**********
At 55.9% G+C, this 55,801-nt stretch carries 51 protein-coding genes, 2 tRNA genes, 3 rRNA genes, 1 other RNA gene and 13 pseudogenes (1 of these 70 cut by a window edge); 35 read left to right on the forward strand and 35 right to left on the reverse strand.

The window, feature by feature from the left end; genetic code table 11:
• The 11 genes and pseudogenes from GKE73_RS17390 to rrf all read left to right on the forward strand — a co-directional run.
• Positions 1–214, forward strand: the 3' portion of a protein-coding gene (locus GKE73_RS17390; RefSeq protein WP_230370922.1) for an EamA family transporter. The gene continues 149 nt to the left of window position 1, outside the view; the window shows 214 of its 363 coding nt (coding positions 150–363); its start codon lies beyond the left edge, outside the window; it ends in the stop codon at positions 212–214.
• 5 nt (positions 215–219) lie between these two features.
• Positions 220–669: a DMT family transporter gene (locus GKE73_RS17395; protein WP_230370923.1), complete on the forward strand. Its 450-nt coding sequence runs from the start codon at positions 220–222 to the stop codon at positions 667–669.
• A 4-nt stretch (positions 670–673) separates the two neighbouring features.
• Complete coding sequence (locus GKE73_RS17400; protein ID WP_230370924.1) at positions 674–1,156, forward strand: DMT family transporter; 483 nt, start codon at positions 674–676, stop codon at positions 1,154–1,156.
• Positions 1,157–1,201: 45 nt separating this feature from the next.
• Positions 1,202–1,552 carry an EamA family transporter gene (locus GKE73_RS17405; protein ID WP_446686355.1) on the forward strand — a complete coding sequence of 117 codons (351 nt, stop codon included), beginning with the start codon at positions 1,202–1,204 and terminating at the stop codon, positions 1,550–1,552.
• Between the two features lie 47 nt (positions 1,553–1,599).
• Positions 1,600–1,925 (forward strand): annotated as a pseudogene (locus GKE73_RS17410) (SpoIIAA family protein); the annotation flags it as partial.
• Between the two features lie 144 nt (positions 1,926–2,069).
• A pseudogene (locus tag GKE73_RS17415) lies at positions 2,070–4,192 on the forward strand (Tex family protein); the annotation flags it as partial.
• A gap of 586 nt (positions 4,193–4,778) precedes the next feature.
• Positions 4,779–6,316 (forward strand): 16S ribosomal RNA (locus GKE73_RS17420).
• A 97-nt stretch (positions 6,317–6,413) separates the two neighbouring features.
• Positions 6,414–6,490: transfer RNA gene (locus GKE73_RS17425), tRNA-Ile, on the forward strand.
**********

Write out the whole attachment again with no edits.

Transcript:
At 55.9% G+C, this 55,801-nt stretch carries 51 protein-coding genes, 2 tRNA genes, 3 rRNA genes, 1 other RNA gene and 13 pseudogenes (1 of these 70 cut by a window edge); 35 read left to right on the forward strand and 35 right to left on the reverse strand.

The window, feature by feature from the left end; genetic code table 11:
• The 11 genes and pseudogenes from GKE73_RS17390 to rrf all read left to right on the forward strand — a co-directional run.
• Positions 1–214, forward strand: the 3' portion of a protein-coding gene (locus GKE73_RS17390; RefSeq protein WP_230370922.1) for an EamA family transporter. The gene continues 149 nt to the left of window position 1, outside the view; the window shows 214 of its 363 coding nt (coding positions 150–363); its start codon lies beyond the left edge, outside the window; it ends in the stop codon at positions 212–214.
• 5 nt (positions 215–219) lie between these two features.
• Positions 220–669: a DMT family transporter gene (locus GKE73_RS17395; protein WP_230370923.1), complete on the forward strand. Its 450-nt coding sequence runs from the start codon at positions 220–222 to the stop codon at positions 667–669.
• A 4-nt stretch (positions 670–673) separates the two neighbouring features.
• Complete coding sequence (locus GKE73_RS17400; protein ID WP_230370924.1) at positions 674–1,156, forward strand: DMT family transporter; 483 nt, start codon at positions 674–676, stop codon at positions 1,154–1,156.
• Positions 1,157–1,201: 45 nt separating this feature from the next.
• Positions 1,202–1,552 carry an EamA family transporter gene (locus GKE73_RS17405; protein ID WP_446686355.1) on the forward strand — a complete coding sequence of 117 codons (351 nt, stop codon included), beginning with the start codon at positions 1,202–1,204 and terminating at the stop codon, positions 1,550–1,552.
• Between the two features lie 47 nt (positions 1,553–1,599).
• Positions 1,600–1,925 (forward strand): annotated as a pseudogene (locus GKE73_RS17410) (SpoIIAA family protein); the annotation flags it as partial.
• Between the two features lie 144 nt (positions 1,926–2,069).
• A pseudogene (locus tag GKE73_RS17415) lies at positions 2,070–4,192 on the forward strand (Tex family protein); the annotation flags it as partial.
• A gap of 586 nt (positions 4,193–4,778) precedes the next feature.
• Positions 4,779–6,316 (forward strand): 16S ribosomal RNA (locus GKE73_RS17420).
• A 97-nt stretch (positions 6,317–6,413) separates the two neighbouring features.
• Positions 6,414–6,490: transfer RNA gene (locus GKE73_RS17425), tRNA-Ile, on the forward strand.